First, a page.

Originally printed in the Milford Mirror, 9/29/2015
When I recently told friends and family I was going to Kansas, I begged them not to make jokes about Toto, a broomstick, or the wicked witch.
I was going to Wichita to umpire the Special Olympics National Invitational Softball Tournament from September 24-27, and I was thrilled.
Of the 30,000 umpires registered with the Amateur Softball Association who were eligible to apply for this assignment, 24 umpires were selected. Two Milford ASA umpires were picked — Brad Sanchez and me.
Most Special Olympics sports officials get hooked with the first game and return many times, drawn by deep appreciation for the program and love for the athletes. We umpires pay our own expenses for the tournament, and receive no game fees. And the hundreds of volunteers who staff these events aren’t paid either.
Is it worth it? Yes, yes, a thousand times yes.
This year, I arrived in Wichita a day before games began for a mandatory umpire clinic. There, ASA Umpire Coordinator Jim Ballengee said that 30 teams from throughout the United States had registered to play.
There were 17 so-called traditional teams of Athletes with varying degrees of intellectual disabilities, some with additional physical disabilities. There also were 13 unified teams pairing Athletes with able-bodied Partners for game play. Special rules make it a very level playing field. For example, Partners in unified play cannot dominate the Athletes; that is, to take a potential defensive play from an Athlete in position to make it.
Special Olympics softball teams often have players from their teens through their 60s. Men and women compete together. And tournament directors take exceptional care to place teams in divisions with similarly skilled opponents.
So as we reviewed the Special Olympics rules and ASA points of emphasis before play began, Jim reminded us that the number one rule was to be flexible. We’d work up to four games a day.
My first day, Alaska umpire Jack Eppley and I umpired traditional team play. With the first pitch, I was reminded why I love this “job.” Athletes often high-five umpires as they run out onto the field. They play and take instructions from their respective coaches with an intensity uncommon in many leagues of play.
We umpires, on the other hand, focus on interacting with players in ways that are unheard of on classic diamonds. We’re encouraged to talk with Athletes; to recognize effort and achievement with a pat on the back or a word of praise; and to always be approachable and friendly.
That first day, an Athlete from Illinois approached me and said, “Umpire lady, I remember you!” He recalled, as did I, that I umpired his unified division gold medal game in Princeton, New Jersey two years ago.
I told him he looked great. He said he hoped I had his games this year, too. Later in the tournament, I would trade my Connecticut Special Olympics shirt for one of his team warm-up jerseys.
My second day, I worked with Michigan umpire Don Newsted in unified division play. Rules require an even split of Athletes and Partners, with equal numbers of each in the infield and outfield. I’ve learned never to underestimate the players’ speed, athletic ability or competitive spirit — whether Athlete or Partner.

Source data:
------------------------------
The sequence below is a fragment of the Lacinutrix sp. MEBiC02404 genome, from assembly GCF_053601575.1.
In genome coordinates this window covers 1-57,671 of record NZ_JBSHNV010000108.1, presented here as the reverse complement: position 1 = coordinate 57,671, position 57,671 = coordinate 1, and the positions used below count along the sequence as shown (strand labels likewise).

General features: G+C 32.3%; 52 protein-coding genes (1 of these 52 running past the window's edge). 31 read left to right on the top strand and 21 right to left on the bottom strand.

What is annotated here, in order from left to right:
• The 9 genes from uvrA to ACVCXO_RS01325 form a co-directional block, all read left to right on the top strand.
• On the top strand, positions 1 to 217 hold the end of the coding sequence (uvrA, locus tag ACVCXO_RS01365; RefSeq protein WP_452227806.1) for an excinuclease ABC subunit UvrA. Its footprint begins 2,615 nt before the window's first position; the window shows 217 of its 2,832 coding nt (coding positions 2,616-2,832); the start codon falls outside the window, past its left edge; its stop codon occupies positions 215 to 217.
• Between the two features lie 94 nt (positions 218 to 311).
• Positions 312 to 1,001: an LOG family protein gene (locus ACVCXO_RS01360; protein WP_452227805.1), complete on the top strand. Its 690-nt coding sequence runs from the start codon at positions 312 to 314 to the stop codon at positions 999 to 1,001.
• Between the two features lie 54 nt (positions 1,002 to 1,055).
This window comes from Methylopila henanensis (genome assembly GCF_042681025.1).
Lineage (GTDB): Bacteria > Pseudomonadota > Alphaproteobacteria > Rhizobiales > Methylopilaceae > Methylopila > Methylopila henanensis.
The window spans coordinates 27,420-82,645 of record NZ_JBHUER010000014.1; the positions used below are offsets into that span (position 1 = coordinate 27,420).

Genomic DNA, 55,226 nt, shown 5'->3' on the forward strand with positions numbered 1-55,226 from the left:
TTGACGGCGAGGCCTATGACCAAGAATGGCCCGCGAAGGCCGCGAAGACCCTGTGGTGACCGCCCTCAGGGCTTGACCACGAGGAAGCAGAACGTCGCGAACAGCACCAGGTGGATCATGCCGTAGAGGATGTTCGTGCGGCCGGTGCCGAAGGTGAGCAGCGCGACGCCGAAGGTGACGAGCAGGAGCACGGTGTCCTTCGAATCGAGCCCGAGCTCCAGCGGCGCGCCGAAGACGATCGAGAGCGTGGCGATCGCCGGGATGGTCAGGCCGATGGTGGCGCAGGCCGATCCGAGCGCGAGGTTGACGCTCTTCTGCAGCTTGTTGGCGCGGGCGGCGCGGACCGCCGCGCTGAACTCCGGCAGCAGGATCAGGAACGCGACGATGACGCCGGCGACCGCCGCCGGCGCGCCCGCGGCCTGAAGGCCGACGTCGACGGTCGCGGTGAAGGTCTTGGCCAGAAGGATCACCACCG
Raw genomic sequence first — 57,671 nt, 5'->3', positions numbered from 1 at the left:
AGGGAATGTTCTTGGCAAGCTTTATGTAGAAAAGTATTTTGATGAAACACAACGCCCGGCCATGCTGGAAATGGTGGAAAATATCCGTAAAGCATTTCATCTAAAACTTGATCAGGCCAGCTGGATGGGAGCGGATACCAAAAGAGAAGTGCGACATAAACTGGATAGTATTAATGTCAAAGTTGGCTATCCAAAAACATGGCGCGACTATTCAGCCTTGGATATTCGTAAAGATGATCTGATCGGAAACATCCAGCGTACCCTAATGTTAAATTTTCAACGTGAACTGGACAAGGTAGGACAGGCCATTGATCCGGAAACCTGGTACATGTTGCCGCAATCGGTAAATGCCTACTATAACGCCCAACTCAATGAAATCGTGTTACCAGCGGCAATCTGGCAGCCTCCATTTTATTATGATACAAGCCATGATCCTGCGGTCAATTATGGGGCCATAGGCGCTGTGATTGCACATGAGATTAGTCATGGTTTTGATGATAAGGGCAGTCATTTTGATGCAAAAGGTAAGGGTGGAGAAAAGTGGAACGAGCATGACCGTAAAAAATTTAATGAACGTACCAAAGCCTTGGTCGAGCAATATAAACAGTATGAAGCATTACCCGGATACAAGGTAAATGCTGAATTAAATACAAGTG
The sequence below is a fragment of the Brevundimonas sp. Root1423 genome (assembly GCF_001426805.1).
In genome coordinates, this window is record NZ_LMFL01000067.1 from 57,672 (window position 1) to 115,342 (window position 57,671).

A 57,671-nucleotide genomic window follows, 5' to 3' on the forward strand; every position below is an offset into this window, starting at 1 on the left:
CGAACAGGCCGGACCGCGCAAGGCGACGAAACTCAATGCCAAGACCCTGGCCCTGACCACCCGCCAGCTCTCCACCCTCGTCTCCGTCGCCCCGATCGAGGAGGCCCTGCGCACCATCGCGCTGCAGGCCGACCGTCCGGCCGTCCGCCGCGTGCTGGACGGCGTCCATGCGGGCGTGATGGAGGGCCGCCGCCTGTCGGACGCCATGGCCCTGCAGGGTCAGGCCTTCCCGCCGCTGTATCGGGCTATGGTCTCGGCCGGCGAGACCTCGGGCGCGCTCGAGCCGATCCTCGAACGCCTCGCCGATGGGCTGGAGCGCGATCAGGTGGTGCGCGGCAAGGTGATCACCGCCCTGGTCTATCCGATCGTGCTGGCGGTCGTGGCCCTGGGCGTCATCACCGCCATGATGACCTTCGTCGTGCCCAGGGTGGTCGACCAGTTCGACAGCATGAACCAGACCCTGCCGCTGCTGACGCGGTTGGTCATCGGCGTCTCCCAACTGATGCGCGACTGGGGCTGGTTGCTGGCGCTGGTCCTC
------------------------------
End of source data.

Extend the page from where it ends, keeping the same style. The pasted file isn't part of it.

While games were great, the players’ personalities and warmth won the day for me. Working one game as the plate umpire, I enjoyed one Athlete who turned and smiled at me each time he set up in the batter’s box to receive a pitch. When I complimented a first baseman on a great catch, he flashed a smile as big as the field. Base hits were cause for celebration; outfield catches often sparked joyful dancing.
Having played against one another for years, in some cases, Athletes often encouraged opposing team members. One catcher said, “Good eye” when the batter in front of him refused to swing at a bad pitch. Coaches, too, tirelessly encouraged Athletes if effort fell short of success. They also closely monitored the physical and emotional status of each Athlete during play.
On the third and last day of play, Brad and I were assigned to the unified East Division medal round. Our final game between the Oklahoma Razorbacks and the Cobb County, Georgia Warriors would determine the gold medal winner. I knew it would be a fight to the finish.
Indeed, there was great hitting, super defense and shirt-drenching effort in the 82 degree Kansas heat. It was intense competition with a smattering of gamesmanship. The coaches and Partners pled their cases fervently when a call didn’t go their way.
Tied at the end of regulation play, the Razorbacks ultimately hit their way to victory.
As we’re encouraged to do, Brad and I lingered around the field exit after the championship game to congratulate all the Athletes and wish them well. As we mingled, I saw the Warriors left centerfielder standing with his team, dirty from diving, drenched in sweat, and still breathing hard. His team had lost.
Brad and I congratulated this outstanding outfielder. “You did a great job,” I told him. Utterly spent, he couldn’t answer. “You played great and you left it all on the field. Wow!”
The Athlete nodded at us and smiled. Without a word, he hugged Brad — a big man’s full embrace. The Athlete next came up beside me. He wrapped his arm around my shoulder, squeezed, and briefly lowered his sweaty face to rest on the top of my head. Then he turned back to join his Partner and his team.
This is why I volunteer to umpire Special Olympics softball. God willing, I’ll be where they are next year.